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Accattone (1961) More at IMDbPro »

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Down 38% in popularity this week. See why on IMDbPro.
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Release Date:
4 April 1968 (USA) See more »
A pimp with no other means to provide for himself finds his life spiraling out of control when his prostitute is sent to prison. Full summary » | Add synopsis »
Plot Keywords:
Nominated for BAFTA Film Award. Another 2 wins & 2 nominations See more »
User Reviews:
Incredibly bleak tale, told without sentiment or moral preaching See more (20 total) »


  (in credits order) (complete, awaiting verification)

Franco Citti ... Vittorio "Accattone" Cataldi
Franca Pasut ... Stella
Silvana Corsini ... Maddalena
Paola Guidi ... Ascenza

Adriana Asti ... Amore
Luciano Conti ... Il Moicano
Luciano Gonini ... Piede D'Oro
Renato Capogna ... Renato
Alfredo Leggi ... Papo Hirmedo
Galeazzo Riccardi ... Cipolla
Leonardo Muraglia ... Mammoletto
Giuseppe Ristagno ... Peppe
Roberto Giovannoni ... The German
Mario Cipriani ... Balilla
Roberto Scaringella ... Cartagine
Silvio Citti ... Sabino
Giovanni Orgitano ... Scucchia
Piero Morgia ... Pio
Umberto Bevilacqua ... Salvatore
Franco Bevilacqua ... Franco
Amerigo Bevilacqua ... Amerigo
Sergio Fioravanti ... Gennarino
Adele Cambria ... Nannina
Adriano Mazzelli ... Amore's client
Mario Castiglione ... Mario
Dino Frondi ... Dino
Tommaso Nuovo ... Tommaso
Romolo Orazi ... Father-in-law
Massimo Cacciafeste ... Brother-in-law
Francesco Orazi
Mario Guerani ... Il commissario
Stefano D'Arrigo ... Il giudice istruttore
Enrico Fioravanti ... Agente
Nino Russo ... Agente (as Enrico Russo)
Edgardo Siroli ... Farlocchio
Renato Terra ... Farlocchio
Emanuele Di Bari ... Sor Pietro
Franco Marucci ... Accattone's Friend
Carlo Sardoni ... Accattone's Friend
Adriana Moneta ... Margheritona
Polidor ... Becchino
Danilo Alleva ... Iaio
Sergio Citti ... Waiter
Elsa Morante ... A prisoner
rest of cast listed alphabetically:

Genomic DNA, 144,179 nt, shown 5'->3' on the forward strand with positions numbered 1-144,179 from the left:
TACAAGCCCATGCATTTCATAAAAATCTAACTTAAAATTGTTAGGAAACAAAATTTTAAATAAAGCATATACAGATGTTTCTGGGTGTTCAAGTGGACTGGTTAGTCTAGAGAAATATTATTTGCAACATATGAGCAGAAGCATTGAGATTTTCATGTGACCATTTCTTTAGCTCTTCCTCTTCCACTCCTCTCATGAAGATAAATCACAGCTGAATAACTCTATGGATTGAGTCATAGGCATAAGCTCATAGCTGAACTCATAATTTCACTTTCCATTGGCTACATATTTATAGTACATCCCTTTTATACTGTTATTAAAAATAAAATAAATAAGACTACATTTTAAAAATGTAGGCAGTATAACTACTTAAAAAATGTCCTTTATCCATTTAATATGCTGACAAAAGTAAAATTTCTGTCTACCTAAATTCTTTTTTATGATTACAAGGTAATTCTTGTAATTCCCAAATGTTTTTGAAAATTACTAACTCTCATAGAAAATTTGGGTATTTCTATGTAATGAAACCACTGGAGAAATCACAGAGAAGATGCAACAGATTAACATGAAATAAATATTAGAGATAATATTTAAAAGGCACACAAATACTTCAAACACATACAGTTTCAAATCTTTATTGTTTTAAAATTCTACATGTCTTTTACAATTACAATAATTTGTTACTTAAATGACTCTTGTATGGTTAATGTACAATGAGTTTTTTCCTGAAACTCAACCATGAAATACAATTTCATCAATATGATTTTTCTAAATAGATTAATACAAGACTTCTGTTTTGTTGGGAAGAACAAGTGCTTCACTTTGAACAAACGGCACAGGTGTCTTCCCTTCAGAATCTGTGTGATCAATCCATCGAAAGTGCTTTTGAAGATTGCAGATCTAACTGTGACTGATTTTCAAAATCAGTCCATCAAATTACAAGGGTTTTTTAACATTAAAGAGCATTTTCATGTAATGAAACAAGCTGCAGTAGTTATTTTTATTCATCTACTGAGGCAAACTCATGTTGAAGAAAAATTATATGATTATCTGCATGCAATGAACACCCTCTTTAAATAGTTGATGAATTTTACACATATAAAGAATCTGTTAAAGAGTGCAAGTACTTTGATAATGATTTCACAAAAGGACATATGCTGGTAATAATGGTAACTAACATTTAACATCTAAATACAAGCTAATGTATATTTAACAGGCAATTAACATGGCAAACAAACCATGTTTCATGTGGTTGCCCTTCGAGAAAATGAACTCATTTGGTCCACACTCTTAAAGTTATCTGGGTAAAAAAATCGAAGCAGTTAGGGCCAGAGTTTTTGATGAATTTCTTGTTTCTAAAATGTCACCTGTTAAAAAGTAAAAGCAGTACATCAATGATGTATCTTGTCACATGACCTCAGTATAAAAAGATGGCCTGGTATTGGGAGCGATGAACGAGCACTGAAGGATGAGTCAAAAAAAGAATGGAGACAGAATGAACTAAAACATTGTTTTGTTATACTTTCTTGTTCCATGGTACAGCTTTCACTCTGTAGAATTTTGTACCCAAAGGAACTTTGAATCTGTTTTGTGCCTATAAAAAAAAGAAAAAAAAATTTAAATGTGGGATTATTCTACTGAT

Gabriele Baldini ... Intellectual (uncredited)
Franco Venditti ... Boy (uncredited)

Directed by
Pier Paolo Pasolini 
Writing credits
Pier Paolo Pasolini (story)

Pier Paolo Pasolini (screenplay)

Sergio Citti (additional dialogue)

Produced by
Alfredo Bini .... producer
Cino Del Duca .... producer
Cinematography by
Tonino Delli Colli 
Film Editing by
Nino Baragli 
Production Design by
Flavio Mogherini 
Set Decoration by
Gino Lazzari 
Production Management
Marcello Bollero .... production manager
Eliseo Boschi .... production supervisor
Second Unit Director or Assistant Director
Leopoldo Savona .... assistant director
Sound Department
Manlio Magara .... boom operator
Luigi Puri .... sound
Antonio Catalano .... sound restoration: Italian (uncredited)
Camera and Electrical Department
Franco Delli Colli .... camera operator
Gioacchino Sofia .... assistant camera
Music Department
Carlo Rustichelli .... musical director
Other crew
Bernardo Bertolucci .... production assistant
Lina D'Amico .... script supervisor
Herman G. Weinberg .... re-release English subtitles
Paolo Ferrari .... voice dubbing: Franco Citti (uncredited)
Isabel Mulá .... intern (uncredited)
Deddi Savagnone .... voice dubbing: Franca Pasut (uncredited)
Luisella Visconti .... voice dubbing: Adriana Asti (uncredited)
Monica Vitti .... voice dubbing: Paola Guidi (uncredited)
Ileana Zezza .... voice dubbing: Silvana Corsini (uncredited)
Crew believed to be complete

Production CompaniesDistributors

Additional Details

Also Known As:
"Accattone!" - USA
"The Scrounger" - USA (informal English title)
See more »
120 min
Aspect Ratio:
1.37 : 1 See more »
Sound Mix:
Argentina:16 | Finland:K-16 | Italy:16+ (original rating) | Italy:T (re-rating) (2008) | Italy:VM14 (re-rating) (1972) | Netherlands:18 (orginal rating) | Portugal:M/12 | Spain:13 | UK:15 | UK:X (original rating)

Did You Know?